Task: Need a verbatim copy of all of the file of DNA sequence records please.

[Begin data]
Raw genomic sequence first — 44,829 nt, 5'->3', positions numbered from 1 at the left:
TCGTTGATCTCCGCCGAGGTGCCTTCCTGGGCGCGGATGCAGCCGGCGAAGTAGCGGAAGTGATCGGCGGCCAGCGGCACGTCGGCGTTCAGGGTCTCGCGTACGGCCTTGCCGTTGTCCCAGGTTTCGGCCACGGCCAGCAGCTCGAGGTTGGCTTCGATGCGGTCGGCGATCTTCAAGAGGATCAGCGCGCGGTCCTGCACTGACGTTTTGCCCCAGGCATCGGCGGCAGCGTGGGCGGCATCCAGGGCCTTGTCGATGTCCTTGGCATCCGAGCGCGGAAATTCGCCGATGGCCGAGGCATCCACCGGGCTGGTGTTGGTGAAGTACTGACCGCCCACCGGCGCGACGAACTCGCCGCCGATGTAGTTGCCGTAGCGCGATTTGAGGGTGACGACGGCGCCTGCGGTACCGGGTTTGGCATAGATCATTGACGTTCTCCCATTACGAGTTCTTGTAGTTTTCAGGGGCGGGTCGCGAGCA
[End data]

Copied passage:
Raw genomic sequence first — 44,829 nt, 5'->3', positions numbered from 1 at the left:
TCGTTGATCTCCGCCGAGGTGCCTTCCTGGGCGCGGATGCAGCCGGCGAAGTAGCGGAAGTGATCGGCGGCCAGCGGCACGTCGGCGTTCAGGGTCTCGCGTACGGCCTTGCCGTTGTCCCAGGTTTCGGCCACGGCCAGCAGCTCGAGGTTGGCTTCGATGCGGTCGGCGATCTTCAAGAGGATCAGCGCGCGGTCCTGCACTGACGTTTTGCCCCAGGCATCGGCGGCAGCGTGGGCGGCATCCAGGGCCTTGTCGATGTCCTTGGCATCCGAGCGCGGAAATTCGCCGATGGCCGAGGCATCCACCGGGCTGGTGTTGGTGAAGTACTGACCGCCCACCGGCGCGACGAACTCGCCGCCGATGTAGTTGCCGTAGCGCGATTTGAGGGTGACGACGGCGCCTGCGGTACCGGGTTTGGCATAGATCATTGACGTTCTCCCATTACGAGTTCTTGTAGTTTTCAGGGGCGGGTCGCGAGCA